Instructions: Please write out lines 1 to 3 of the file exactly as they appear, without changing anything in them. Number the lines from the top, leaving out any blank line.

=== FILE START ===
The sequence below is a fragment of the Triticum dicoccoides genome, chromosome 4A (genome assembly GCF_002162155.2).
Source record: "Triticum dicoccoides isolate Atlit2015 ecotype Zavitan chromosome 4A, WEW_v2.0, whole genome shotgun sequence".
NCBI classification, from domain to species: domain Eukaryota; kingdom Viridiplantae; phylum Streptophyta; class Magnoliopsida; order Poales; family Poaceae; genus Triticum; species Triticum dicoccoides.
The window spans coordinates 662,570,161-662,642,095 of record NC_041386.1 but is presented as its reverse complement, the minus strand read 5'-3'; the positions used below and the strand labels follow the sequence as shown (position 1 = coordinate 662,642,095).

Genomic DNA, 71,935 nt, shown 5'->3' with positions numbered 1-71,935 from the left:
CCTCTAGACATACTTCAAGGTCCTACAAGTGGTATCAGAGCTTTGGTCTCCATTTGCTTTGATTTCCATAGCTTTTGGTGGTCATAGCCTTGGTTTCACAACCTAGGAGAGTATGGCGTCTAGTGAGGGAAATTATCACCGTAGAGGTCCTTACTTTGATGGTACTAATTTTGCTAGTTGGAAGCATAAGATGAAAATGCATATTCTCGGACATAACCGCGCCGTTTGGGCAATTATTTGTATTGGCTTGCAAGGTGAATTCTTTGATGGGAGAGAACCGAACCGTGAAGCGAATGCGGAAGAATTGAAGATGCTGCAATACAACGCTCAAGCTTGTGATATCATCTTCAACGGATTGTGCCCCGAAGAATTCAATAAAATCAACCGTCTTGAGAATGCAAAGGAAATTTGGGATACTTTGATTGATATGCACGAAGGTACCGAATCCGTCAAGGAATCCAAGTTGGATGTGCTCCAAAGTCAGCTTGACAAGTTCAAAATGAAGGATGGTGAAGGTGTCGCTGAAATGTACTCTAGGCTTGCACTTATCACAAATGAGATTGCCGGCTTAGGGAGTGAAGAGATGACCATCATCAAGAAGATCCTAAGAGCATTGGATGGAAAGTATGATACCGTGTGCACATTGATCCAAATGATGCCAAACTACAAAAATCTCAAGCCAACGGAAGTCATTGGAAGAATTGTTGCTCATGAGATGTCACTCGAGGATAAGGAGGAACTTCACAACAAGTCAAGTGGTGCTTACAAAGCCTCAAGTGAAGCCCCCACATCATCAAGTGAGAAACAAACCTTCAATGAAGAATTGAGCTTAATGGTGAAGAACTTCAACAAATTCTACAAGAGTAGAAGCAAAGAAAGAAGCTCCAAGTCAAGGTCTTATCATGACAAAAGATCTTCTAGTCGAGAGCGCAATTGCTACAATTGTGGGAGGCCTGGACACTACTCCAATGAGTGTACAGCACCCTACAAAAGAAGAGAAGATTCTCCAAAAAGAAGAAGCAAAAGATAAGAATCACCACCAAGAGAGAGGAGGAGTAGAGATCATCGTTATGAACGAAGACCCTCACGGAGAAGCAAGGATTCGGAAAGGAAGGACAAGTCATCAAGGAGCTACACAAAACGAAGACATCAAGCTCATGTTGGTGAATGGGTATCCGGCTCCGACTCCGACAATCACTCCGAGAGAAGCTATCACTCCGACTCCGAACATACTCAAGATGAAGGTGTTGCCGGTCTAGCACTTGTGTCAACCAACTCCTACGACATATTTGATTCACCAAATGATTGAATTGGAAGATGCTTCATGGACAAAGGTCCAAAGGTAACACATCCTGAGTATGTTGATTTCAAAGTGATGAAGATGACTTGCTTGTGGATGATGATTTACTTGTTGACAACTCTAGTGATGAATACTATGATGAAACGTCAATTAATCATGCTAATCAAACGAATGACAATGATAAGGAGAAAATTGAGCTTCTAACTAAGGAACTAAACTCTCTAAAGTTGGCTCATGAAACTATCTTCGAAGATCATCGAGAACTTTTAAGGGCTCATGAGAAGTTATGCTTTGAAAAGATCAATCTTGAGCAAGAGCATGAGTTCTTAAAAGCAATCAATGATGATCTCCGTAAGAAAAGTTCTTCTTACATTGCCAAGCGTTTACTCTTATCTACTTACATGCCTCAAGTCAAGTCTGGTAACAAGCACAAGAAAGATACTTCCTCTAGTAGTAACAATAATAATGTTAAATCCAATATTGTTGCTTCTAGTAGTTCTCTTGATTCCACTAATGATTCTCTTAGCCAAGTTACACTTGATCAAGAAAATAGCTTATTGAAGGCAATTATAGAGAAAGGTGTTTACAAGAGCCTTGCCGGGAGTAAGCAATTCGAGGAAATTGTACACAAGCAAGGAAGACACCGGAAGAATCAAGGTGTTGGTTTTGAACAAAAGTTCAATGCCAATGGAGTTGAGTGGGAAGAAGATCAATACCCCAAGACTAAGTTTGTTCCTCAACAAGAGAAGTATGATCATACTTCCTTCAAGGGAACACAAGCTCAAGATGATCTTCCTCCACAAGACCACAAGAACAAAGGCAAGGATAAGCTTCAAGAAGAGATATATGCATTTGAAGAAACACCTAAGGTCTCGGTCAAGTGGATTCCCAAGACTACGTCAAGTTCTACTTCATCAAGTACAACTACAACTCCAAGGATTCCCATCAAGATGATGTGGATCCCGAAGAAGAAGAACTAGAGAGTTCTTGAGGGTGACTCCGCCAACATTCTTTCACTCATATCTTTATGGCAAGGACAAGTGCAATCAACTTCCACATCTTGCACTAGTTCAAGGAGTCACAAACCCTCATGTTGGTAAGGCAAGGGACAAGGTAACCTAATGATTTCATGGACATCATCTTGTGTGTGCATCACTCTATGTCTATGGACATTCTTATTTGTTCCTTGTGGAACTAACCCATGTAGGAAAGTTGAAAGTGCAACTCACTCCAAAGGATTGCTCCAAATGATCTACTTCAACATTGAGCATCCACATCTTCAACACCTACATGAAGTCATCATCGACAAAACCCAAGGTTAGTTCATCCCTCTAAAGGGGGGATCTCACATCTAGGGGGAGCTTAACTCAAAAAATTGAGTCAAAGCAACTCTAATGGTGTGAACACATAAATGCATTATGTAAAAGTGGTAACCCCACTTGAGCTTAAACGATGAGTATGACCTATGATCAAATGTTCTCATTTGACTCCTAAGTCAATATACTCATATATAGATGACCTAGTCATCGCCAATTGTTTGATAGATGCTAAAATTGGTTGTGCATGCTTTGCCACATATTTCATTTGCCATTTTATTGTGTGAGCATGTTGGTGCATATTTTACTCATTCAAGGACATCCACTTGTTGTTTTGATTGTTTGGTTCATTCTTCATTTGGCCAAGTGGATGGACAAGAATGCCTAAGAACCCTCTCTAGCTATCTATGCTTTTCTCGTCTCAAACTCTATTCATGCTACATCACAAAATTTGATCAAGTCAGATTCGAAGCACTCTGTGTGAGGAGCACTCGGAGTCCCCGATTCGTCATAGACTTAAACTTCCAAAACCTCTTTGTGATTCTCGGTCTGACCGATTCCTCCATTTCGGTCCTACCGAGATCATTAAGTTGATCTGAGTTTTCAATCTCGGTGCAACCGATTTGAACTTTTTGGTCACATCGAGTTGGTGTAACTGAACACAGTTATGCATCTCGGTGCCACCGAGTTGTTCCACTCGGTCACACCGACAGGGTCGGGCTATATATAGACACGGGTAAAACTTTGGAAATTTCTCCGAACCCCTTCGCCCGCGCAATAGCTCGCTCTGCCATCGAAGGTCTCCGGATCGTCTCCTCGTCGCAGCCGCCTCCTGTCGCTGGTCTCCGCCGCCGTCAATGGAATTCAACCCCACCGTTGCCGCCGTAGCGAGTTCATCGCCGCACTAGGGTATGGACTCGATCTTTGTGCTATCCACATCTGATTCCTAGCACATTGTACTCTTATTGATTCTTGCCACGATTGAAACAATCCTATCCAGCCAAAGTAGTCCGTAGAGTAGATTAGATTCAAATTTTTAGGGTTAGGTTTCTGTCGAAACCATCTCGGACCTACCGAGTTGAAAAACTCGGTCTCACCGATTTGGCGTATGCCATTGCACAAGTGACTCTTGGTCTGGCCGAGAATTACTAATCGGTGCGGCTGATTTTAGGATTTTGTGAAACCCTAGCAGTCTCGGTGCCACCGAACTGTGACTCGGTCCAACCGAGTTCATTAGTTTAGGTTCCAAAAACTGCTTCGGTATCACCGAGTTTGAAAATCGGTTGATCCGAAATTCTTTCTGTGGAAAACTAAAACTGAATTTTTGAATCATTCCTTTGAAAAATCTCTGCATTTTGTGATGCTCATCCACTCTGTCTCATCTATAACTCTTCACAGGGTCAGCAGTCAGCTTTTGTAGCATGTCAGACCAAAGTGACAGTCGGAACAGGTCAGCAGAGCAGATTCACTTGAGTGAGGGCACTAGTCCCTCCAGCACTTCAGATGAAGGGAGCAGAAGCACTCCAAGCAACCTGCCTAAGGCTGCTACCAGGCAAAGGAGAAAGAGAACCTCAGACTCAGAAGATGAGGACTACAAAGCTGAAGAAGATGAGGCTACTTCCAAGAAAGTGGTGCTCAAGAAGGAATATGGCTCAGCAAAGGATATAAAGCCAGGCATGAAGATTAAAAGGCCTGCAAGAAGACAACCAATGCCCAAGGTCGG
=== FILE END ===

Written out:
The sequence below is a fragment of the Triticum dicoccoides genome, chromosome 4A (genome assembly GCF_002162155.2).
Source record: "Triticum dicoccoides isolate Atlit2015 ecotype Zavitan chromosome 4A, WEW_v2.0, whole genome shotgun sequence".
NCBI classification, from domain to species: domain Eukaryota; kingdom Viridiplantae; phylum Streptophyta; class Magnoliopsida; order Poales; family Poaceae; genus Triticum; species Triticum dicoccoides.